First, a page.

What: The proposed AVC is a feature of the Fryingpan-Arkansas Project that was never built, but its possibilities are now being investigated. Pipeline routes are being analyzed and engineering details are being designed. Collection of soil and geotechnical data from land parcels in eastern Colorado as well as environmental resource investigations will help with this planning process. The Bureau of Reclamation is preparing an environmental impact statement to evaluate the effects of this proposed project.

    By allowing access to your land, Reclamation engineers and their contractors might dig or drill for soil samples, or record environmental data, which includes cultural or biological resources. Residents in the area might also see drill rigs or survey crews on adjacent properties.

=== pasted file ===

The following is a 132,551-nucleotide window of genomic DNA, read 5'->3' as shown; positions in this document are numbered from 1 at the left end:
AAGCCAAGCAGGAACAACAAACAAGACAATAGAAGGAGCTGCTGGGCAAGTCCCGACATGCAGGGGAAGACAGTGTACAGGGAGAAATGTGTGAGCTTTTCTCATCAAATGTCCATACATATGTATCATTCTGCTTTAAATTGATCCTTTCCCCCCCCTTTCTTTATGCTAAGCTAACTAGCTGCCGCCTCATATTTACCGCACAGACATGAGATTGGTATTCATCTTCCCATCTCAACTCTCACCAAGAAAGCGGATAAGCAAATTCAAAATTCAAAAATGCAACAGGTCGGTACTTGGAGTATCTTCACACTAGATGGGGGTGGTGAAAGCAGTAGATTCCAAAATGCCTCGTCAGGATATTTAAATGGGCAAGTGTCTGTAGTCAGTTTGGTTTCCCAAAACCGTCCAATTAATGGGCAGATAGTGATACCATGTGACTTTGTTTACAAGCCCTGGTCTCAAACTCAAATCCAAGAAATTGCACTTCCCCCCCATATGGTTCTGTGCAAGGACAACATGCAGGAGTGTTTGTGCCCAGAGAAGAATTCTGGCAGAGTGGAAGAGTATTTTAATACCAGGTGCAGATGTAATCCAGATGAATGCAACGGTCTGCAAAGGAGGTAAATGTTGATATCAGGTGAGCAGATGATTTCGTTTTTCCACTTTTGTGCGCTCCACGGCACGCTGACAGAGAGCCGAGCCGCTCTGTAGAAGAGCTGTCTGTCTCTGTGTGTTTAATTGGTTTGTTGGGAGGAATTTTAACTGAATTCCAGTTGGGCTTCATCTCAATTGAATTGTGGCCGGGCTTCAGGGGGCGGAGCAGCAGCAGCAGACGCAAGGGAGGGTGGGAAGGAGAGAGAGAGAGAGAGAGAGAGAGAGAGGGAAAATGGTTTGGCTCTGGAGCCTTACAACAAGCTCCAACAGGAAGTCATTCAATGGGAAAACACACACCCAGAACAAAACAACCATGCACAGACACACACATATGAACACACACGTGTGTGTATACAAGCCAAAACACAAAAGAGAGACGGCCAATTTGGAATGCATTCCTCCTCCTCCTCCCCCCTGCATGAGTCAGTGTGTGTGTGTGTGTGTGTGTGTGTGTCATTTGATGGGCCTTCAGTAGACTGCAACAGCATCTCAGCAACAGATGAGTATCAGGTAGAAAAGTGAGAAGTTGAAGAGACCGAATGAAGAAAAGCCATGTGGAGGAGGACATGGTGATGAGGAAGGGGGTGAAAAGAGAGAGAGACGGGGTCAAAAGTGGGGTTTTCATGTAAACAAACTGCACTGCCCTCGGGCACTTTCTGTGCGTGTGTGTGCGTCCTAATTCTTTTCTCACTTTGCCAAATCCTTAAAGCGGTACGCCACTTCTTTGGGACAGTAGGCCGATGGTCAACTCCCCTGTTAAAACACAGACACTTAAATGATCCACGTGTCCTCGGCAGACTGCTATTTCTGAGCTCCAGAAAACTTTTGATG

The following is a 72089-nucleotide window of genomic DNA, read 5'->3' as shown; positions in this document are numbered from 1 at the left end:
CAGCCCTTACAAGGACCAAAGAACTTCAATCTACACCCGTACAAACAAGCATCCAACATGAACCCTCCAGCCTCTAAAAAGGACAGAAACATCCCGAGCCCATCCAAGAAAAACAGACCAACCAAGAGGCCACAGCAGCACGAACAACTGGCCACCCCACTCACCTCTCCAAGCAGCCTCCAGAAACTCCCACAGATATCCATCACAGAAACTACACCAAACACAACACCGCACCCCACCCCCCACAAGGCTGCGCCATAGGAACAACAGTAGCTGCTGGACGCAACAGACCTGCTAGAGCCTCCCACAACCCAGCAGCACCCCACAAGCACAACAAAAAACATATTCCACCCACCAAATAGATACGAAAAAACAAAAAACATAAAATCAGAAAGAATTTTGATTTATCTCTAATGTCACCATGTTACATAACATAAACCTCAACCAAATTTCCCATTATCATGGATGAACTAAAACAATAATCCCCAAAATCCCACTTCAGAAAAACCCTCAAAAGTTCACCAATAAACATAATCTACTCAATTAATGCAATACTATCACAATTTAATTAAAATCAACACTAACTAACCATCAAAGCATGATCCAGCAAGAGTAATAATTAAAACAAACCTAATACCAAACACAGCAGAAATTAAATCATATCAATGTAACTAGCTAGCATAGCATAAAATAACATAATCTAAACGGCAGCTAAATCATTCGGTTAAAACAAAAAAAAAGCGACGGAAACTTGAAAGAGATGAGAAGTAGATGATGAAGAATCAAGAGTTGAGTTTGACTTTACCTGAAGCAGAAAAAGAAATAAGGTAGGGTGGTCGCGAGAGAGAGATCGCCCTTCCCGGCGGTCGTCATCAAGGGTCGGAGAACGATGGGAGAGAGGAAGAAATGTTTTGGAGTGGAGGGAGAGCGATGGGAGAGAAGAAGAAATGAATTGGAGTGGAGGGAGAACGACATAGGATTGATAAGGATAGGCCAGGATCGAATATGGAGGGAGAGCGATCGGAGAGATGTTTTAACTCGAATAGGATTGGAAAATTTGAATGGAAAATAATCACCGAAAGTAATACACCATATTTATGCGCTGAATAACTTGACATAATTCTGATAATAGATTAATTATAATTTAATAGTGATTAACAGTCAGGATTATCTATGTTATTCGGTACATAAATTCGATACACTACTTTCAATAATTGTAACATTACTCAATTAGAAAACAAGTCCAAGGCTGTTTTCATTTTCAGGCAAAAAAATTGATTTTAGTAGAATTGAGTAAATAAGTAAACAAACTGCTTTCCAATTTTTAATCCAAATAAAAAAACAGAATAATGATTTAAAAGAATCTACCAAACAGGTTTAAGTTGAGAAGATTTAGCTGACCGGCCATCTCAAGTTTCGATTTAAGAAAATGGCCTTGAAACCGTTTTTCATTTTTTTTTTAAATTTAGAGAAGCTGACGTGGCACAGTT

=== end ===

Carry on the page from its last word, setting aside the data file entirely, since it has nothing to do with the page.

Where: If constructed, the pipeline from Pueblo Reservoir would bring drinking water to communities east of Pueblo to Lamar in the Arkansas Valley.

    When: This summer through 2013, the Bureau of Reclamation is conducting its geotechnical study,
    drill sampling program, and cultural and biological resource studies to analyze possible pipeline routes and design project features. Public hearings for the environmental impact statement will be held in September 2012.

    To obtain more information regarding right of entry on private lands for the AVC Project:

    1. Attend local public open houses hosted by City of Las Animas, McClave Water Association, and Hasty Water Company. Each meeting will run from 6-8 p.m.

    • Tuesday, July 17, 2012, Hasty Fire House, South Main Street, Hasty, CO
    • Wednesday, July 18, 2012, Las Animas City Hall, 532 Carson St., Las Animas, CO